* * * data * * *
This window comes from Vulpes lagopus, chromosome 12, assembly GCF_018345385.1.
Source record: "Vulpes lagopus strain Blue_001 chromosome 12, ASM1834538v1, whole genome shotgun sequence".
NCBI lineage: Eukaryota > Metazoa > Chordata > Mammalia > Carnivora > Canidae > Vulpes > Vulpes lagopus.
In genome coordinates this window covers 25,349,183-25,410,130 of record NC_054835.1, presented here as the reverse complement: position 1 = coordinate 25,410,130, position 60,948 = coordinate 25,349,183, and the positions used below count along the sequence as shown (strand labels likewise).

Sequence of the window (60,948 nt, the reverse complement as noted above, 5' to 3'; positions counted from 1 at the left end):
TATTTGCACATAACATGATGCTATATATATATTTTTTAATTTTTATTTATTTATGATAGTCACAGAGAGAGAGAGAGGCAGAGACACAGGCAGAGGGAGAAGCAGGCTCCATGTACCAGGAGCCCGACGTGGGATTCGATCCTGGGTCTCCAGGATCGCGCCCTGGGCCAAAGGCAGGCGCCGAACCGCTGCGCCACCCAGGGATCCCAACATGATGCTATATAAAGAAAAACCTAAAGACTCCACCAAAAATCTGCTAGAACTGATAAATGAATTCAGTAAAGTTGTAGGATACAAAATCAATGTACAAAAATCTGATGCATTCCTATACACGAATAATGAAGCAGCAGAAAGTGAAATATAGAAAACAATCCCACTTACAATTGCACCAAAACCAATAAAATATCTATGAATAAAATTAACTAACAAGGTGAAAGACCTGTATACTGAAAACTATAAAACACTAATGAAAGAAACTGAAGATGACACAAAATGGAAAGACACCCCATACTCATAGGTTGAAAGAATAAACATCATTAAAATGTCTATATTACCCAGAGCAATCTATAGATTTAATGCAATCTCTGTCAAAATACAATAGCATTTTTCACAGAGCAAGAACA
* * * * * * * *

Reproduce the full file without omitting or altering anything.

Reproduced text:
This window comes from Vulpes lagopus, chromosome 12, assembly GCF_018345385.1.
Source record: "Vulpes lagopus strain Blue_001 chromosome 12, ASM1834538v1, whole genome shotgun sequence".
NCBI lineage: Eukaryota > Metazoa > Chordata > Mammalia > Carnivora > Canidae > Vulpes > Vulpes lagopus.
In genome coordinates this window covers 25,349,183-25,410,130 of record NC_054835.1, presented here as the reverse complement: position 1 = coordinate 25,410,130, position 60,948 = coordinate 25,349,183, and the positions used below count along the sequence as shown (strand labels likewise).

Sequence of the window (60,948 nt, the reverse complement as noted above, 5' to 3'; positions counted from 1 at the left end):
TATTTGCACATAACATGATGCTATATATATATTTTTTAATTTTTATTTATTTATGATAGTCACAGAGAGAGAGAGAGGCAGAGACACAGGCAGAGGGAGAAGCAGGCTCCATGTACCAGGAGCCCGACGTGGGATTCGATCCTGGGTCTCCAGGATCGCGCCCTGGGCCAAAGGCAGGCGCCGAACCGCTGCGCCACCCAGGGATCCCAACATGATGCTATATAAAGAAAAACCTAAAGACTCCACCAAAAATCTGCTAGAACTGATAAATGAATTCAGTAAAGTTGTAGGATACAAAATCAATGTACAAAAATCTGATGCATTCCTATACACGAATAATGAAGCAGCAGAAAGTGAAATATAGAAAACAATCCCACTTACAATTGCACCAAAACCAATAAAATATCTATGAATAAAATTAACTAACAAGGTGAAAGACCTGTATACTGAAAACTATAAAACACTAATGAAAGAAACTGAAGATGACACAAAATGGAAAGACACCCCATACTCATAGGTTGAAAGAATAAACATCATTAAAATGTCTATATTACCCAGAGCAATCTATAGATTTAATGCAATCTCTGTCAAAATACAATAGCATTTTTCACAGAGCAAGAACA